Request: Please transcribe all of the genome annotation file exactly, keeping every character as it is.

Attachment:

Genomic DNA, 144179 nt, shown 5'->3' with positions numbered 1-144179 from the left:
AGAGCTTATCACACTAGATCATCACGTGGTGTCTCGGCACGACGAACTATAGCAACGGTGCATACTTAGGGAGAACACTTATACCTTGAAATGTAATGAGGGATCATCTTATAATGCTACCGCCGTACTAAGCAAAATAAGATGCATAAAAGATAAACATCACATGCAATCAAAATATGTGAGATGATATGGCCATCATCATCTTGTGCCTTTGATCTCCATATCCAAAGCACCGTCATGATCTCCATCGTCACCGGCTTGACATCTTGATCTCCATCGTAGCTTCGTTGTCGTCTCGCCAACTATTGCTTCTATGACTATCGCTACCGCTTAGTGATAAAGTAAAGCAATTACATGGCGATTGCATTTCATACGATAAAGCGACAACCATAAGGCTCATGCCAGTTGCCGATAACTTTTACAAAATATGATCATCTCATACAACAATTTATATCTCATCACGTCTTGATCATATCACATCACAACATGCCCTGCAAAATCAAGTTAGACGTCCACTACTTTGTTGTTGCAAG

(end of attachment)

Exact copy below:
Genomic DNA, 144179 nt, shown 5'->3' with positions numbered 1-144179 from the left:
AGAGCTTATCACACTAGATCATCACGTGGTGTCTCGGCACGACGAACTATAGCAACGGTGCATACTTAGGGAGAACACTTATACCTTGAAATGTAATGAGGGATCATCTTATAATGCTACCGCCGTACTAAGCAAAATAAGATGCATAAAAGATAAACATCACATGCAATCAAAATATGTGAGATGATATGGCCATCATCATCTTGTGCCTTTGATCTCCATATCCAAAGCACCGTCATGATCTCCATCGTCACCGGCTTGACATCTTGATCTCCATCGTAGCTTCGTTGTCGTCTCGCCAACTATTGCTTCTATGACTATCGCTACCGCTTAGTGATAAAGTAAAGCAATTACATGGCGATTGCATTTCATACGATAAAGCGACAACCATAAGGCTCATGCCAGTTGCCGATAACTTTTACAAAATATGATCATCTCATACAACAATTTATATCTCATCACGTCTTGATCATATCACATCACAACATGCCCTGCAAAATCAAGTTAGACGTCCACTACTTTGTTGTTGCAAG